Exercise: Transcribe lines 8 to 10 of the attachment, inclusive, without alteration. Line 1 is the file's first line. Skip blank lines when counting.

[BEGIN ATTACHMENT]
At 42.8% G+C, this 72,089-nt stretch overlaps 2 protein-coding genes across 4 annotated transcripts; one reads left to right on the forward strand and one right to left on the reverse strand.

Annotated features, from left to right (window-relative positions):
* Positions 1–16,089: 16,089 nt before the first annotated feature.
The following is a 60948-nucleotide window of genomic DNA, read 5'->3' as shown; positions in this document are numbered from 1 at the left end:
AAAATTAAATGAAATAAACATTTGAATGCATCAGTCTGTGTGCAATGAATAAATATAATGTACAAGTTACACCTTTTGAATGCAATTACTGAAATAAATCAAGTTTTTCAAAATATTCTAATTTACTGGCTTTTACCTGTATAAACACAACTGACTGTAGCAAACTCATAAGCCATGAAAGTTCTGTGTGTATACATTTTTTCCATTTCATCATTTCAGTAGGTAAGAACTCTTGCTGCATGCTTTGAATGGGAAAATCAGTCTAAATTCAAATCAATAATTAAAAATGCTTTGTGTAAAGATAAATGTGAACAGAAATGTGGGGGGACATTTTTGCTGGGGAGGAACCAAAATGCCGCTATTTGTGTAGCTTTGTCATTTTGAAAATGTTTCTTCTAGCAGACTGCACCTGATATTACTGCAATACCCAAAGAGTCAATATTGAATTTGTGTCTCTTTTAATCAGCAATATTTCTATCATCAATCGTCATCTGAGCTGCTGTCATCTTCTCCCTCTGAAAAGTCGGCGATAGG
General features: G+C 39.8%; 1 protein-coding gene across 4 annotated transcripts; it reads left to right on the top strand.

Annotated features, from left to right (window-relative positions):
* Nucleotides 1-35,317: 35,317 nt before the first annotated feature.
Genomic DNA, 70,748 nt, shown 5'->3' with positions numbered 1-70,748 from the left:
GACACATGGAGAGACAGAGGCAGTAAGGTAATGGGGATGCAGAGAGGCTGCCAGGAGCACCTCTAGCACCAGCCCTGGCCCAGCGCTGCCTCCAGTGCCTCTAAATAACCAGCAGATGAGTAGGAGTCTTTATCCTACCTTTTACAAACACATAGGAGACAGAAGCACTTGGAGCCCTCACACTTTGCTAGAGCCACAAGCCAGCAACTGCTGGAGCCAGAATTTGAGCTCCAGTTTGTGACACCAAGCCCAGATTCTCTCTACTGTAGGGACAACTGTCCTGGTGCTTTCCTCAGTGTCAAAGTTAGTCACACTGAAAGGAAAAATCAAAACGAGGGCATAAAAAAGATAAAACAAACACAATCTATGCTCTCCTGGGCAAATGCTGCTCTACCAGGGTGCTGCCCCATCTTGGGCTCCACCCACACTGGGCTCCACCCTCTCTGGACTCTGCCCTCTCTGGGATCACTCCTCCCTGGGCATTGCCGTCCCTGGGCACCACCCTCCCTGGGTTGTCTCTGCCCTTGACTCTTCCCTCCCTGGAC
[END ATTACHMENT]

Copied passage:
* Nucleotides 1-35,317: 35,317 nt before the first annotated feature.
Genomic DNA, 70,748 nt, shown 5'->3' with positions numbered 1-70,748 from the left:
GACACATGGAGAGACAGAGGCAGTAAGGTAATGGGGATGCAGAGAGGCTGCCAGGAGCACCTCTAGCACCAGCCCTGGCCCAGCGCTGCCTCCAGTGCCTCTAAATAACCAGCAGATGAGTAGGAGTCTTTATCCTACCTTTTACAAACACATAGGAGACAGAAGCACTTGGAGCCCTCACACTTTGCTAGAGCCACAAGCCAGCAACTGCTGGAGCCAGAATTTGAGCTCCAGTTTGTGACACCAAGCCCAGATTCTCTCTACTGTAGGGACAACTGTCCTGGTGCTTTCCTCAGTGTCAAAGTTAGTCACACTGAAAGGAAAAATCAAAACGAGGGCATAAAAAAGATAAAACAAACACAATCTATGCTCTCCTGGGCAAATGCTGCTCTACCAGGGTGCTGCCCCATCTTGGGCTCCACCCACACTGGGCTCCACCCTCTCTGGACTCTGCCCTCTCTGGGATCACTCCTCCCTGGGCATTGCCGTCCCTGGGCACCACCCTCCCTGGGTTGTCTCTGCCCTTGACTCTTCCCTCCCTGGAC